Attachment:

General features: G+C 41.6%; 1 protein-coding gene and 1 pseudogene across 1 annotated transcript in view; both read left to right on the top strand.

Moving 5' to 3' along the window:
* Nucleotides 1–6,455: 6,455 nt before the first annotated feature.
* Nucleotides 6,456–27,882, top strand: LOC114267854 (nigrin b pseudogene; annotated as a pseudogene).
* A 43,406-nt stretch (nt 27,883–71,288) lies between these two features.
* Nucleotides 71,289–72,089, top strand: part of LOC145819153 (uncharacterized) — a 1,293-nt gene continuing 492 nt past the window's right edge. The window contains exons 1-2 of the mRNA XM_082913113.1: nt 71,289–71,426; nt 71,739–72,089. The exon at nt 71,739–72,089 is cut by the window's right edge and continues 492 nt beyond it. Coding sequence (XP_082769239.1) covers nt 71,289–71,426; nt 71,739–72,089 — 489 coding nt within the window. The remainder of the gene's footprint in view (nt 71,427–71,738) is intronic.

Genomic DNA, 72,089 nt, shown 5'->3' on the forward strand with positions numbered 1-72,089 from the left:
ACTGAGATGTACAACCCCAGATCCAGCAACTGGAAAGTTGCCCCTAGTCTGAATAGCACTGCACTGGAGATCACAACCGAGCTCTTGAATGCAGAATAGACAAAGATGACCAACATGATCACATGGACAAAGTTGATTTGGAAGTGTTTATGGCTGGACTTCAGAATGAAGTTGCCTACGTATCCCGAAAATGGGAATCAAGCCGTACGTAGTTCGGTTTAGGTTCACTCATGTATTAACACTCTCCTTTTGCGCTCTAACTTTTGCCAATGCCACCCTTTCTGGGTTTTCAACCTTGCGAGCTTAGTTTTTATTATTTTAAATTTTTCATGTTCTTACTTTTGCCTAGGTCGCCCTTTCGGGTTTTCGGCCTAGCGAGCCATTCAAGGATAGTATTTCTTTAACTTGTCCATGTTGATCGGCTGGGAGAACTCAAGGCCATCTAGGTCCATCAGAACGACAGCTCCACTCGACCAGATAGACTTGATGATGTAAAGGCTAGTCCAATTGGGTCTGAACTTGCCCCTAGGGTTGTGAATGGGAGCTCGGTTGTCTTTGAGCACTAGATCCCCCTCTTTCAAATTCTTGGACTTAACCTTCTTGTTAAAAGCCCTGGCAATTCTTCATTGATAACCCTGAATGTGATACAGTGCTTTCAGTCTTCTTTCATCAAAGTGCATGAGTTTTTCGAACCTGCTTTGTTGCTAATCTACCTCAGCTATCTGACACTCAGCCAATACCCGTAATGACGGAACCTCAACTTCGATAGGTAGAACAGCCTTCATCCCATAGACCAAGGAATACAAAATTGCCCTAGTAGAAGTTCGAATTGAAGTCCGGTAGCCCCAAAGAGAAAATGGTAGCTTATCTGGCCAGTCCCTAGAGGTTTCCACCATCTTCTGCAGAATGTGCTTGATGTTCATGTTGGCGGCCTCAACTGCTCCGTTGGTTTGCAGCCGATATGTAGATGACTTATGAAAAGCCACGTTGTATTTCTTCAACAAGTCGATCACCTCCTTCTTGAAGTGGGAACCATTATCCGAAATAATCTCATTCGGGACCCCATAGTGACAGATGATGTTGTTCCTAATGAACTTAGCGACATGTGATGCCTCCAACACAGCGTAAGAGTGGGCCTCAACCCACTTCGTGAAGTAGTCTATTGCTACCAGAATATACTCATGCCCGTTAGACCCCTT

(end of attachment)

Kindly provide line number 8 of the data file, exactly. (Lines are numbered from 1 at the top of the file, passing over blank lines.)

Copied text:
ACTGAGATGTACAACCCCAGATCCAGCAACTGGAAAGTTGCCCCTAGTCTGAATAGCACTGCACTGGAGATCACAACCGAGCTCTTGAATGCAGAATAGACAAAGATGACCAACATGATCACATGGACAAAGTTGATTTGGAAGTGTTTATGGCTGGACTTCAGAATGAAGTTGCCTACGTATCCCGAAAATGGGAATCAAGCCGTACGTAGTTCGGTTTAGGTTCACTCATGTATTAACACTCTCCTTTTGCGCTCTAACTTTTGCCAATGCCACCCTTTCTGGGTTTTCAACCTTGCGAGCTTAGTTTTTATTATTTTAAATTTTTCATGTTCTTACTTTTGCCTAGGTCGCCCTTTCGGGTTTTCGGCCTAGCGAGCCATTCAAGGATAGTATTTCTTTAACTTGTCCATGTTGATCGGCTGGGAGAACTCAAGGCCATCTAGGTCCATCAGAACGACAGCTCCACTCGACCAGATAGACTTGATGATGTAAAGGCTAGTCCAATTGGGTCTGAACTTGCCCCTAGGGTTGTGAATGGGAGCTCGGTTGTCTTTGAGCACTAGATCCCCCTCTTTCAAATTCTTGGACTTAACCTTCTTGTTAAAAGCCCTGGCAATTCTTCATTGATAACCCTGAATGTGATACAGTGCTTTCAGTCTTCTTTCATCAAAGTGCATGAGTTTTTCGAACCTGCTTTGTTGCTAATCTACCTCAGCTATCTGACACTCAGCCAATACCCGTAATGACGGAACCTCAACTTCGATAGGTAGAACAGCCTTCATCCCATAGACCAAGGAATACAAAATTGCCCTAGTAGAAGTTCGAATTGAAGTCCGGTAGCCCCAAAGAGAAAATGGTAGCTTATCTGGCCAGTCCCTAGAGGTTTCCACCATCTTCTGCAGAATGTGCTTGATGTTCATGTTGGCGGCCTCAACTGCTCCGTTGGTTTGCAGCCGATATGTAGATGACTTATGAAAAGCCACGTTGTATTTCTTCAACAAGTCGATCACCTCCTTCTTGAAGTGGGAACCATTATCCGAAATAATCTCATTCGGGACCCCATAGTGACAGATGATGTTGTTCCTAATGAACTTAGCGACATGTGATGCCTCCAACACAGCGTAAGAGTGGGCCTCAACCCACTTCGTGAAGTAGTCTATTGCTACCAGAATATACTCATGCCCGTTAGACCCCTT